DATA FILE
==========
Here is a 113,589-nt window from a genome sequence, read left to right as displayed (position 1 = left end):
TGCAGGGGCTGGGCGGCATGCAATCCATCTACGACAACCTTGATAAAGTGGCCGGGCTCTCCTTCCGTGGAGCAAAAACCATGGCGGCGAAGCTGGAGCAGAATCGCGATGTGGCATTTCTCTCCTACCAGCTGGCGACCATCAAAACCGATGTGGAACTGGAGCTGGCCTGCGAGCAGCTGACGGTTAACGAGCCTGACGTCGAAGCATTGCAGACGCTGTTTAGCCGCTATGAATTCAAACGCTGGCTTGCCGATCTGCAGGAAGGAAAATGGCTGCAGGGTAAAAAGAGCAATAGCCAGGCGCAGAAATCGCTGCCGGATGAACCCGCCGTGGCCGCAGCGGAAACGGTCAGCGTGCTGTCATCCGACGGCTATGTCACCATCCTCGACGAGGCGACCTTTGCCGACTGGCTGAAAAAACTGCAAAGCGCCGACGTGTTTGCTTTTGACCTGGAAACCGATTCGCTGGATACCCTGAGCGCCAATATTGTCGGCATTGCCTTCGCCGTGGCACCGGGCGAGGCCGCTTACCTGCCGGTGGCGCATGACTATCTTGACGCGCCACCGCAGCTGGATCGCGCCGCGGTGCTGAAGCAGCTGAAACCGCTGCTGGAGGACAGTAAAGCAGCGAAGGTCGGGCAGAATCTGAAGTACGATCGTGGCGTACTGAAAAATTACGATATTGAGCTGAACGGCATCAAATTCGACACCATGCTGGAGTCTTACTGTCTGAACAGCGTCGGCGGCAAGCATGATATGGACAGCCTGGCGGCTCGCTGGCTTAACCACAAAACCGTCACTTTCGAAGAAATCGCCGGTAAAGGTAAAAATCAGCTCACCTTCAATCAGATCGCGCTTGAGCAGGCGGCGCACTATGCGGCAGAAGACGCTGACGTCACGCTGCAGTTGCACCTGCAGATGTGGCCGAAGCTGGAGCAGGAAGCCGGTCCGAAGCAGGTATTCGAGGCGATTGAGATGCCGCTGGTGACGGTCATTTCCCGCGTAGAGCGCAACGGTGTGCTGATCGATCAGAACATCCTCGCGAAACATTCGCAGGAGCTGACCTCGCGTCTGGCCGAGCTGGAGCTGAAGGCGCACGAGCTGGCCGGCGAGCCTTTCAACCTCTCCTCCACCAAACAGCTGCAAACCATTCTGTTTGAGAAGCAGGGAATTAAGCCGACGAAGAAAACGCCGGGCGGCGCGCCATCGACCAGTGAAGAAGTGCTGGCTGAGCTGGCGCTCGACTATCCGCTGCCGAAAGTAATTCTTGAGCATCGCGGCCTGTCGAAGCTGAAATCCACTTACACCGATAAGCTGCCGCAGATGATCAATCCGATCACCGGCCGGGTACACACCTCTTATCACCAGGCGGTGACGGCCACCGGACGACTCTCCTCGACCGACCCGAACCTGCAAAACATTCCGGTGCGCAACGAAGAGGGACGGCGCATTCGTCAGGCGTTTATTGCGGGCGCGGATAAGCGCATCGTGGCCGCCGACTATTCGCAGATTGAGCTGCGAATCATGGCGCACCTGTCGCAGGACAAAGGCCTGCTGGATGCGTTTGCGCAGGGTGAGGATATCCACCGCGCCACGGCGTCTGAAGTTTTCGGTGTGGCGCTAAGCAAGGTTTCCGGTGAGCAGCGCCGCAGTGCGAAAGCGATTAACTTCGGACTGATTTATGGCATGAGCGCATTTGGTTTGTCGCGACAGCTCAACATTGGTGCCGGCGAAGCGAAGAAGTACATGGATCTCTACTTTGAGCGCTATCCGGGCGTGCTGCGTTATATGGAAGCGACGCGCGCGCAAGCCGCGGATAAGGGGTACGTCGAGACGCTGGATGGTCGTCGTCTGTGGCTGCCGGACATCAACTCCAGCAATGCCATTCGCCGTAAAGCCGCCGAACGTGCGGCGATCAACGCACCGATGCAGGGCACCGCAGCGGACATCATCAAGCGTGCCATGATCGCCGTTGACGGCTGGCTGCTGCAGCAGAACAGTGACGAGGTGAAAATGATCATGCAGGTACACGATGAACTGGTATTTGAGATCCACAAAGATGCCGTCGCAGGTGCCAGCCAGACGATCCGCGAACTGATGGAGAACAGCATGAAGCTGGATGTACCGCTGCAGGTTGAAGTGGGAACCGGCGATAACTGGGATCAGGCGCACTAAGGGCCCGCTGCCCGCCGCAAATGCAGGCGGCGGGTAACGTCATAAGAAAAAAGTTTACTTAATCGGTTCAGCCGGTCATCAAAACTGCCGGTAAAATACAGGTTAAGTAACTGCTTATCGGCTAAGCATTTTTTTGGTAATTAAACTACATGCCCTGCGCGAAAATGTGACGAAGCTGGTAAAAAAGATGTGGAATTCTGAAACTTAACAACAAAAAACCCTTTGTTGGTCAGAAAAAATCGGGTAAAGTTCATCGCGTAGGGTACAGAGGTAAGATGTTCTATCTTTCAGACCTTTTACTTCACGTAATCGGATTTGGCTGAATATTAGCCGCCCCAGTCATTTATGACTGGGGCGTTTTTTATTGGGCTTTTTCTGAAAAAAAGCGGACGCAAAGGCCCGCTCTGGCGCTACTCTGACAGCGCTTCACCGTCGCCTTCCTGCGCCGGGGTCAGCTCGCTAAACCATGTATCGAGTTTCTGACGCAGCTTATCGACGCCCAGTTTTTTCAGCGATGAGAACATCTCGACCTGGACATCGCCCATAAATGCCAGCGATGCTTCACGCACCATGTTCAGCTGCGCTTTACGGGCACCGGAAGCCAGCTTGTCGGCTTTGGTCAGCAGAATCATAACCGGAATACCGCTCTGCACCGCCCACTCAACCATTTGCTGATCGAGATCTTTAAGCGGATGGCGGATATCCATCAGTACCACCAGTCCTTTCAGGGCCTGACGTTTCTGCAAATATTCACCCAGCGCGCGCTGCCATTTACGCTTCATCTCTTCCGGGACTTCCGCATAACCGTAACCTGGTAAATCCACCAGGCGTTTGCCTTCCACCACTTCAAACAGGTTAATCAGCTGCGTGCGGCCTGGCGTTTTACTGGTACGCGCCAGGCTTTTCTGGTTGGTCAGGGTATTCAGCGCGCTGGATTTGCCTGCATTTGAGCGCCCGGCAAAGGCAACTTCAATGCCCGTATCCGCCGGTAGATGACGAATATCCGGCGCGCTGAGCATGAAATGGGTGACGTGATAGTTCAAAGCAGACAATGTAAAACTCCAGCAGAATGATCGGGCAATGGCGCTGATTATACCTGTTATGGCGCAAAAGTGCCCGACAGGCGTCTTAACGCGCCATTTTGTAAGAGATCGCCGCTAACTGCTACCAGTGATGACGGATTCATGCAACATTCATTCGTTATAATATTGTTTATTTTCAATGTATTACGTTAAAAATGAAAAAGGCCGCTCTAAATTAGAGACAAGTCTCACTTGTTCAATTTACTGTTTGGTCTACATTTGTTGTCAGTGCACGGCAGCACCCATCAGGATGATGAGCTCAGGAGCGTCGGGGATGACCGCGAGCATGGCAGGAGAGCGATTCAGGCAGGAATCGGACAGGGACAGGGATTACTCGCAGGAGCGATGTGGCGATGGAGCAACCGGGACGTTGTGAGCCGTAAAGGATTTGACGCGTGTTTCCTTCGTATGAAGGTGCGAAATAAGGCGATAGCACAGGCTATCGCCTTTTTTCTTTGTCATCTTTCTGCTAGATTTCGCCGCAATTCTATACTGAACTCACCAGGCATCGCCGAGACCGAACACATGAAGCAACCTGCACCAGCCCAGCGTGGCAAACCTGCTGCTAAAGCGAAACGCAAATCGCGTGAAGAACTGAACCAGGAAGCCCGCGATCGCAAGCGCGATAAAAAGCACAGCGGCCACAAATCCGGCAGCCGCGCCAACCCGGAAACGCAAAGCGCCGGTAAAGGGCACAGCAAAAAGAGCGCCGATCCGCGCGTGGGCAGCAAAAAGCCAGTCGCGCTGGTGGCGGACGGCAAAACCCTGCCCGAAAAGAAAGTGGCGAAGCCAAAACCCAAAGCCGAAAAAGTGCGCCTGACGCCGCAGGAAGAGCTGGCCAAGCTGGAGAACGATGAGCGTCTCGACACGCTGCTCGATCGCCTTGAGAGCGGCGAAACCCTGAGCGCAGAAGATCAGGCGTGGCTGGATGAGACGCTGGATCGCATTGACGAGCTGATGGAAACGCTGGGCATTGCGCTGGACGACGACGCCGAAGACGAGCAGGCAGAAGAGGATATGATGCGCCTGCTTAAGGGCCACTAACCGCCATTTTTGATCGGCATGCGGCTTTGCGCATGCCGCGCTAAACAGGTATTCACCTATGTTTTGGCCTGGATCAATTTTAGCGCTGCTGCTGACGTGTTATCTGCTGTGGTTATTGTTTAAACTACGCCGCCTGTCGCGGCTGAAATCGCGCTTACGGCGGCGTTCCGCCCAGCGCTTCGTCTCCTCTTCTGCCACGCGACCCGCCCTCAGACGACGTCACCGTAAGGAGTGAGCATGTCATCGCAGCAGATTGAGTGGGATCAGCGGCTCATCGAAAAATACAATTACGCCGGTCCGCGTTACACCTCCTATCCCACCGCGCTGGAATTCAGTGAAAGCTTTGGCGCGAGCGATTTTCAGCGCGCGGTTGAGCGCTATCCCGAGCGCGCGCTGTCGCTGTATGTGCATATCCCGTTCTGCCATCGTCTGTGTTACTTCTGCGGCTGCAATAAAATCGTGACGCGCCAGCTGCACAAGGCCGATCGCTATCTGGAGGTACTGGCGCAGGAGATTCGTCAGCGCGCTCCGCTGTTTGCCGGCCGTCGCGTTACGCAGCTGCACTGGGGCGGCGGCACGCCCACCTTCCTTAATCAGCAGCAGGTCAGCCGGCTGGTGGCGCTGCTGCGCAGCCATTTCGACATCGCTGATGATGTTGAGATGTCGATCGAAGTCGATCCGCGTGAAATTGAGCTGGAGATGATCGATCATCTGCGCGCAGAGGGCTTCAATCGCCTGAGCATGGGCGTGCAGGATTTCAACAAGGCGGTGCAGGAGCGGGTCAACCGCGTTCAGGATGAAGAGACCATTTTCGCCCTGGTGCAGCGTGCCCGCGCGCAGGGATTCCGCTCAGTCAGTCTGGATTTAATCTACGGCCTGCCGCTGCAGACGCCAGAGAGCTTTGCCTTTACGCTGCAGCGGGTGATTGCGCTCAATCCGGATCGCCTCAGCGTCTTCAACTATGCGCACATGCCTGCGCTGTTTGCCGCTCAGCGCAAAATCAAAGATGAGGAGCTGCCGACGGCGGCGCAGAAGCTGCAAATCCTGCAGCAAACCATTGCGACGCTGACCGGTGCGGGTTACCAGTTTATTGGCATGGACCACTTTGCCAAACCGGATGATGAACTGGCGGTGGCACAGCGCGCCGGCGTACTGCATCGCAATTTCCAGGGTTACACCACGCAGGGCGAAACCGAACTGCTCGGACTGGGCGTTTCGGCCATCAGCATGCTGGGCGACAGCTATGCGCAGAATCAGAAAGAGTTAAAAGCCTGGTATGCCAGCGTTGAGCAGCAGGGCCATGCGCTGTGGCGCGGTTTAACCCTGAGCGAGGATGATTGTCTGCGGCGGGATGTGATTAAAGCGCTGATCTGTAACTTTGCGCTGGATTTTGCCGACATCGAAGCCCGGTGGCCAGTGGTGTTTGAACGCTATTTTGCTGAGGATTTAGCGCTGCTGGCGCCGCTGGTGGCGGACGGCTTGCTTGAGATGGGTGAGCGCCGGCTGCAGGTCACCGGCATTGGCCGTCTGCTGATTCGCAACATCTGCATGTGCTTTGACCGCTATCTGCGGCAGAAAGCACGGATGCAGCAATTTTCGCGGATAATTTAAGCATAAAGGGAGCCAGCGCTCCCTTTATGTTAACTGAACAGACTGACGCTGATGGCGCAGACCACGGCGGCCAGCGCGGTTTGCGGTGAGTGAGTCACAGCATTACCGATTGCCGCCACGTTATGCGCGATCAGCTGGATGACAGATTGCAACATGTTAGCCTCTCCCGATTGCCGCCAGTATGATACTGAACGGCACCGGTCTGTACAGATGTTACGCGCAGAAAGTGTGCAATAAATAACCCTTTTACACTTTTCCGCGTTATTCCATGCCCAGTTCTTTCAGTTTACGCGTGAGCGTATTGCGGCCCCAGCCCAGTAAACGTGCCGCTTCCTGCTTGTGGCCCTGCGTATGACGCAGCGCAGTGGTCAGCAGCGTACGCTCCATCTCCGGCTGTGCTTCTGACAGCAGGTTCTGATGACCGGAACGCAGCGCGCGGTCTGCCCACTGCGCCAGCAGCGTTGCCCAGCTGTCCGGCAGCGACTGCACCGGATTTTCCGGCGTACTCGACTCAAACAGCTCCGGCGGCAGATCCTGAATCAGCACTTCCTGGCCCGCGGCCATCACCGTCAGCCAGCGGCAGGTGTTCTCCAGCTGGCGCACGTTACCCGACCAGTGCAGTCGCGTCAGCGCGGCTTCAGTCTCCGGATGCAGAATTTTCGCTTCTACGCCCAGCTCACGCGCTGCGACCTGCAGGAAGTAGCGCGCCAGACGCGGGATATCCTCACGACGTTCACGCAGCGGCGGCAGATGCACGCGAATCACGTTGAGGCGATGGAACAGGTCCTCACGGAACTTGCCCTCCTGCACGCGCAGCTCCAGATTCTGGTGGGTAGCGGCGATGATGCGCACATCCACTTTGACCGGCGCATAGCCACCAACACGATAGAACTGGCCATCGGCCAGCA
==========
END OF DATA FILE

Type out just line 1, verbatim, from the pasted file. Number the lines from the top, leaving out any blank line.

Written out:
Here is a 113,589-nt window from a genome sequence, read left to right as displayed (position 1 = left end):